Pricing delema

I am in an area where every second call starts with Do you have any deals?. There are a variety of pricing styles here.
Buy one get one free. (but if you only want one it is not 1/2 price)
Buy one at full price get the second at 1/2 price (if you want 3 only one is 1/2 price)
Buy one and the next three are 1/2 price.
Buy a large or xl and get a free medium on pick up only.
Or set your price and what you see is what you get.

So the question is what are the pros and cons of these price structures.
I really hate answering the do you have any deals question. Any advice would be helpful.

I am in an area where we rarely get asked, but when we do we say “Why yes a Large Cheese Pizza for only $11.00” (our regular price with tax)…usually works most of the time…the buy one get one crap I tell them we are not Dominos…i can’t understand places in TODAY’S marketplace with lower margind than ever and stiffer competition that can afford to do that and make money

i have always in the past had one price,but now with stiff competition moved
into my market,i am going all out price wars,and crush my competitors.
thanks to jrokk and all the others on this forum, i have plenty of ammo.just got my mm360s,and now i can really do some mad-marketing.

We have a “Bring Competitor coupons and we will accept them” policy. We advertise this on our doorhangers, mailers, etc. It works everytime. The trick is for them to bring it to our store. ONLY carry out.

this is one of my approaches from big dave
i will except any printed coupon from anywhere in the world and beat it

The real question here is not about coupons but regular prices. How do you price you regular everyday product? We all run specials for door hangers and box toppers whether it is BOGO or free bread sticks or pop.
I am trying to decipher the best pricing structure for the every day business.

It really is all an illusion anyway!! We all look at our food costs, figure out the margin we need to make and shoehorn some semblance of a structure to meet that margin and entice the customer. Buy one get one is really the same as pricing both pizzas 50% lower and selling them full price. We just sort of ‘con’ the customer into the perception of a freebie. Don’t get me wrong; it is effective and works in lots and lots of places with lots and lots of customers. If it works; use it.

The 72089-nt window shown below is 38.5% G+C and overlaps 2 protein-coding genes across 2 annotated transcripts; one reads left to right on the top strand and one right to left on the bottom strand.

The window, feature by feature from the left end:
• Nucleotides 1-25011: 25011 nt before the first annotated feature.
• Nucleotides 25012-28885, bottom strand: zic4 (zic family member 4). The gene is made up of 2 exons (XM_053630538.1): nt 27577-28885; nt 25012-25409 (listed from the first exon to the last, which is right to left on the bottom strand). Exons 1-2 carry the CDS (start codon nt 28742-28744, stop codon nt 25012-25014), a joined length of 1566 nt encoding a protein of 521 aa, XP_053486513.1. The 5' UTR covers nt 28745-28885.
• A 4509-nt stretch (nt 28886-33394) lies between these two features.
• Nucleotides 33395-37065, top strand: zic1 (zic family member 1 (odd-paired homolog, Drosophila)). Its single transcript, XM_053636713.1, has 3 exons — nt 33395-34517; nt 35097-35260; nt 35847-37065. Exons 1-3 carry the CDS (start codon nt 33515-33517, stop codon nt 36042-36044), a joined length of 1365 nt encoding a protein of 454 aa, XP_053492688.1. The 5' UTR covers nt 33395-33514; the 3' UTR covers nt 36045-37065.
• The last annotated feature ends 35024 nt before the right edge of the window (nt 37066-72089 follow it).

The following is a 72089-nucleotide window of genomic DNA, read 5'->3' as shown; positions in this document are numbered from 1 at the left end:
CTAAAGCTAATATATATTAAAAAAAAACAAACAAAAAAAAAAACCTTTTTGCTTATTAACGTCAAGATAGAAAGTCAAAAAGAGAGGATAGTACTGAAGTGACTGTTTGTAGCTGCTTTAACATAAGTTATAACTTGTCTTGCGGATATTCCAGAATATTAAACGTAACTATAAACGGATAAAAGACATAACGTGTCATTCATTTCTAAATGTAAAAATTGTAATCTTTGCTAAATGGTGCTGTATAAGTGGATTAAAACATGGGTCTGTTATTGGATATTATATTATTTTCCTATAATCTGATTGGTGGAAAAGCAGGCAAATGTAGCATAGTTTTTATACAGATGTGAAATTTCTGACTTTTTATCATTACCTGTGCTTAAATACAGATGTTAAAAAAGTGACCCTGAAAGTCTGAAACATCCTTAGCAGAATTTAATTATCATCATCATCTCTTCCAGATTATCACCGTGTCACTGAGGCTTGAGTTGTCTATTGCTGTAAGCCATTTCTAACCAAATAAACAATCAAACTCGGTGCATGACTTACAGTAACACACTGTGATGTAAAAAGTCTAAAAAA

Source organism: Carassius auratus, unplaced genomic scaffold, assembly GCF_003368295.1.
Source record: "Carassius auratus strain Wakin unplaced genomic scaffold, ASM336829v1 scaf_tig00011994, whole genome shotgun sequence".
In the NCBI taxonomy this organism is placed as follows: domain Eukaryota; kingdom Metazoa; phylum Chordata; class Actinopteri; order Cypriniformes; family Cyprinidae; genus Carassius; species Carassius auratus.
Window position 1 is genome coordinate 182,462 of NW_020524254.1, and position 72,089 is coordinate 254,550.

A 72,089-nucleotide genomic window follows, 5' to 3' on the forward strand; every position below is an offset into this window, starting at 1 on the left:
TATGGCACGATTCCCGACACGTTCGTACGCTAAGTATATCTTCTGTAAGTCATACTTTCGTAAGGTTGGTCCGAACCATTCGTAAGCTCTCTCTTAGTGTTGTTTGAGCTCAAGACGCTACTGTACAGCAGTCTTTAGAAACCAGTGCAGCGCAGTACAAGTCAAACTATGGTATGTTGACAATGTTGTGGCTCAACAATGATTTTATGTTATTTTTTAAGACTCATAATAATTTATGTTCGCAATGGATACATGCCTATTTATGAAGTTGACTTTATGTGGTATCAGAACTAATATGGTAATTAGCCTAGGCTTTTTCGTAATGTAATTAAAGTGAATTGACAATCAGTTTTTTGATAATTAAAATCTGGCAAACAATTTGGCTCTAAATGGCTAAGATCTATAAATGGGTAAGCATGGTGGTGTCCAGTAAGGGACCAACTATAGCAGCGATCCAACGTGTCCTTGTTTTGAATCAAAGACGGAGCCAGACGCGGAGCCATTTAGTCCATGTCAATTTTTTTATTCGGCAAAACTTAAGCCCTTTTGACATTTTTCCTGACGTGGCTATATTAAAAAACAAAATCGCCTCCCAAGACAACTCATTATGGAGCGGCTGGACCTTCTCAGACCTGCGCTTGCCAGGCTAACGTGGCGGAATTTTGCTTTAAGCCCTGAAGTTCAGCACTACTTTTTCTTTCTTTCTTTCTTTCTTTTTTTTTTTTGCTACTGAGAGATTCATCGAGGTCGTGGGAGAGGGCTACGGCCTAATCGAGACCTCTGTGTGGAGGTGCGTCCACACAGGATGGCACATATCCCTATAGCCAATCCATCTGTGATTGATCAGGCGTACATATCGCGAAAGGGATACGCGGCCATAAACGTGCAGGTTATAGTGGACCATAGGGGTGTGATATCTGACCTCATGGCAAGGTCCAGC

It is just a semantic exercise for us owners.

We have our set price pizzas but offer special deals such as 2 large (13") pizzas for $23.90 (from a selected range) with a choice of half price drink OR garlic bread. They pay extra for The Works or Gourmet variants. We also have a 3 large or 2 Family size (15"). Delivery is extra at $5, $6 or $7.50 depending on what delivery zone they are in.

We find a lot of people buy these deals most of the time. They represent around 15 - 17% saving on normal cost depending on what pizza they buy. Our margins are still pretty good but single orders without the deal are more preferable and profitable.

I guess with our menu the pizzas are all named variants and we don’t do the 1,2,3, topping like you do, we find people like to get the deals when buying more than one pizza. (Nick would understand our menu as I sent him a copy some weeks ago for his wall in his new shop). We are a little different to what I have seen to a lot of menus in the US.


So Tommy, if that competitors coupon had free delivery printed on it would you deliver it, or still make the customer pick it up?

Yeah. I’ve seen it and was wondering what collor the little pills were before you made the thing :lol: Really, I do see that you have lots of premade variations and categories for what appear to be food costs groups (like how many toppings determines what level of pricing). Then, there is a chart for the various specials with prices for each group/category.

I hate discounting. I spend a lot of time and money convincing people that I have the best pizza around and I only buy the best ingredients in order to make it so good.